Patrick Stroth: And assuming that CFIUS gets taken care of. There are the other kinds of risks out there that are germane to M&A. A lot of those risks can be mitigated or controlled or completely eliminated with ensuring a deal through rep and warranty insurance and it’s been used at an increasing rate in domestic deals. How has rep and warranty impacted cross border M&A?
Craig Lilly: Well, representation and warranty insurance actually was more expensive in the EU and in Europe before it really came to the US. And so it’s very prevalent in Europe and generally, there’s lower price premiums as well. As you know, representation and warranty insurance essentially allows sellers to walk away with more cash at closing while giving buyer’s interest protected in the form of an insurance policy against loss.
So typically whether it’s in domestic buyers in Europe or otherwise, there’s been the landscape for representation and warranty insurance and in Europe, particularly is fairly widely accepted. And because it’s a less litigious type environment to typically the prices and premiums and risk retention’s are much lower for a Europe-type acquisition.
Patrick Stroth: Craig, you mentioned China before and how they ramped up very extensively of going from a billion dollars in deals and then a very short term, they come up to $48 billion in transactions. What do you see aside from the slow down right now which could be temporary but what do you see going forward both in Asia and cross border M&A overall? What trends do you see there?
Craig Lilly: Well, it definitely a cross border M&A has slowed down because of CFIUS and you’ve seen with the recent trade restrictions that were imposed on the Huawei by the US that that’s a definitely an impact on perception at least for Asian investors here in the US. I definitely think it’ll probably be very slow for a lot of the Asian investments in the US. I do think you’ll see more and more US buyers throughout the world whether it’s in Asia or in Europe. I think some of the big drivers for that though is just because there’s a lot of dry powder available for not only private equity funds but also a lot of the large institutional and strategics.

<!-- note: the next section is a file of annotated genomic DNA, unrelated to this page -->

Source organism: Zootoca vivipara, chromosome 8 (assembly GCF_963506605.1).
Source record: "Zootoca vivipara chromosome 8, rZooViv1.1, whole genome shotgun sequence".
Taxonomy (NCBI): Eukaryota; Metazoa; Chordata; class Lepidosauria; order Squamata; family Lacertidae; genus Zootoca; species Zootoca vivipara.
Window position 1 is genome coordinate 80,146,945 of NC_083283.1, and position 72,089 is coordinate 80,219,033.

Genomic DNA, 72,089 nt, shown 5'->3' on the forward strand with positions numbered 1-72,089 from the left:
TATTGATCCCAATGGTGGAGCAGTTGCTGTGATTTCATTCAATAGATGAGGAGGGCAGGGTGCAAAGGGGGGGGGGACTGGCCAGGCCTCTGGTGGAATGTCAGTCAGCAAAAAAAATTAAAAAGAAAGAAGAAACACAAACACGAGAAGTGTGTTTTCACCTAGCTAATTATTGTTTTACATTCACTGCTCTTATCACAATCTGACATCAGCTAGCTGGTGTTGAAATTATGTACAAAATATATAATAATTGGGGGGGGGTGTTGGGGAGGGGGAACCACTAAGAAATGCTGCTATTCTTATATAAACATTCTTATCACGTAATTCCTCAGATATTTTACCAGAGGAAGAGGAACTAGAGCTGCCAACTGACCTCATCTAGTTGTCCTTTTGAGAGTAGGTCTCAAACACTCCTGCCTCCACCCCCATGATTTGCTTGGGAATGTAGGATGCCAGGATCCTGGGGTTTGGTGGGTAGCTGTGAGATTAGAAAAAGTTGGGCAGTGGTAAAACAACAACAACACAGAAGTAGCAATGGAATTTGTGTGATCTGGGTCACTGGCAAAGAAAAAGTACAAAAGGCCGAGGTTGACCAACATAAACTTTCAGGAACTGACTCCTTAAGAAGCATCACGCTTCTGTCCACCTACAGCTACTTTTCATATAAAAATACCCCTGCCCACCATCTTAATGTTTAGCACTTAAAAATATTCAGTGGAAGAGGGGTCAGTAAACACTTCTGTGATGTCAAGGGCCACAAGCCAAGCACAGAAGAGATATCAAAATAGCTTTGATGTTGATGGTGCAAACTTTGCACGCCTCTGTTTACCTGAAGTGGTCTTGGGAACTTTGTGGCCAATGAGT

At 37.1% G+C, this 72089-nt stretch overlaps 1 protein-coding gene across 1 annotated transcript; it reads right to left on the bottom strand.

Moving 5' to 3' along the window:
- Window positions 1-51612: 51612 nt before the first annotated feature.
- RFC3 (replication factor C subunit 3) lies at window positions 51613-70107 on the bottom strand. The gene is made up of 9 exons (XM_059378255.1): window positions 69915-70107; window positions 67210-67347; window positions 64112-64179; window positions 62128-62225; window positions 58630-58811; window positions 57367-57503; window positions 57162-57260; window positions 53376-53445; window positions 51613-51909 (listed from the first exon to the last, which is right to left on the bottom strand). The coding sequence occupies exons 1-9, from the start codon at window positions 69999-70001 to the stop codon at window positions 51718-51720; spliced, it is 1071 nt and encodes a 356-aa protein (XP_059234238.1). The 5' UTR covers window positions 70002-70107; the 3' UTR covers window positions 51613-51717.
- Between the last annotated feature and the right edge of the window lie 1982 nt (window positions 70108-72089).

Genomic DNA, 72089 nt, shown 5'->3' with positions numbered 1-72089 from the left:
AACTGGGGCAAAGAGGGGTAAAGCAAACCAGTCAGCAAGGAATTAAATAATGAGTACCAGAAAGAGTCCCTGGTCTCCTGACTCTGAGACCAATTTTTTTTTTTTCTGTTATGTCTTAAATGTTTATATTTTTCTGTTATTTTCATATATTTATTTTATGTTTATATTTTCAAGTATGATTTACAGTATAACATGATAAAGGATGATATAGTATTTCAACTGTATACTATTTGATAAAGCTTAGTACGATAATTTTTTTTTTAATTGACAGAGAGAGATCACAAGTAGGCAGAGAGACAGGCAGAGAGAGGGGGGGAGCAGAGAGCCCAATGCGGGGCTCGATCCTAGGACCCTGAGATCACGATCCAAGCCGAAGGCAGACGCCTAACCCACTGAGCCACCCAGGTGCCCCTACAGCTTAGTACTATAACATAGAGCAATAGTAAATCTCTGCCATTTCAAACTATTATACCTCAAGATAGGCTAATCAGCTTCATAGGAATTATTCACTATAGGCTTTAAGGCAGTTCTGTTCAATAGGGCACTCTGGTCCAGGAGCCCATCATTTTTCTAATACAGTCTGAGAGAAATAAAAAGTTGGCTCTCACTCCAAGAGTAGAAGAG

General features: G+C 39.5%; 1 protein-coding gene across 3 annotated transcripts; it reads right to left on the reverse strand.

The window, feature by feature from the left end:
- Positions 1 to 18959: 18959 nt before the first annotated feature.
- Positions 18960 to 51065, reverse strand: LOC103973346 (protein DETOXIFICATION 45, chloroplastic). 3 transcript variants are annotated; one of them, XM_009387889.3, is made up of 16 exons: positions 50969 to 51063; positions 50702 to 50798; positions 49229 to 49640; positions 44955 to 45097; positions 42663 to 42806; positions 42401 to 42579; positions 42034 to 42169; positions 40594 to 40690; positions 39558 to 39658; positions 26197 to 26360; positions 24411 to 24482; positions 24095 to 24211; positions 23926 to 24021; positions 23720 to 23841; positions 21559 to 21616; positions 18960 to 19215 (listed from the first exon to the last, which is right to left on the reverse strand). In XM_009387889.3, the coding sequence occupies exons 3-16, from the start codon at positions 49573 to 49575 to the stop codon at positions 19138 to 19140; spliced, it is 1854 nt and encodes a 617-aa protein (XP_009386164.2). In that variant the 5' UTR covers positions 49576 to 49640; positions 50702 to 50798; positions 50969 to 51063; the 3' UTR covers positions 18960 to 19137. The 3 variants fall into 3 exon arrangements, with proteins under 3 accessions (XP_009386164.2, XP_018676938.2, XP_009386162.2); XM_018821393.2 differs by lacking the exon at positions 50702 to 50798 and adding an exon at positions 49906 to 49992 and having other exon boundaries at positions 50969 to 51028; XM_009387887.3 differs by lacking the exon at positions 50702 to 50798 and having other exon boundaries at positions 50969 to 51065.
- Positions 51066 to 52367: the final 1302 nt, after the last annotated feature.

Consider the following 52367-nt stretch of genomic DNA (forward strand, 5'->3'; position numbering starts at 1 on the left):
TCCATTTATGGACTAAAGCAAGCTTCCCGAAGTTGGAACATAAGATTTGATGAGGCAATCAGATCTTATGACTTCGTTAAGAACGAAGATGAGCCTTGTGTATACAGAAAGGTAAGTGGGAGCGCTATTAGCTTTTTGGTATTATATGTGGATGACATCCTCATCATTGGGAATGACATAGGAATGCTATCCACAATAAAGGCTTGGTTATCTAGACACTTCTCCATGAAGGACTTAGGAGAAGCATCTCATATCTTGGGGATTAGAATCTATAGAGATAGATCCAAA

As I mentioned before, the top five tech companies are 340 billion in dry powder. But also you’re seeing a lot of kind of old-line companies that are really trying to expand whether it’s through technology whether it’s a FinTech or an agricultural tech or some other kind of emerging tech or they’re trying to diversify their customer base or their revenue streams. And also you’re seeing obviously you see continued outsourcing whether it’s through manufacturing or assembling happen and that’s throughout Asia. And also we’re even seeing a lot more in Mexico and Latin America because of the close proximity and probably the more respect or for the cultural aspects of the United States including protection of IP.
So I think we’ll see kind of more and more US companies do a lot more cross border. The acquisition of tech is obviously a very driving aspect but obviously, the customers diversification, aqua hires, and other things too. And I think you’re seeing this across all different types of verticals whether its artificial intelligence or robotics, FinTech. Of course, auto tech’s been a very big area servicing a lot more of different transportation companies that are trying to expand and drilling through multiple verticals here. It’s a whole… Electric car, autonomous vehicles. The communication slash smart car and also ride sharing too as well. Those are all things that are kind of driving the transportation industry and I think we’ll continue to see that.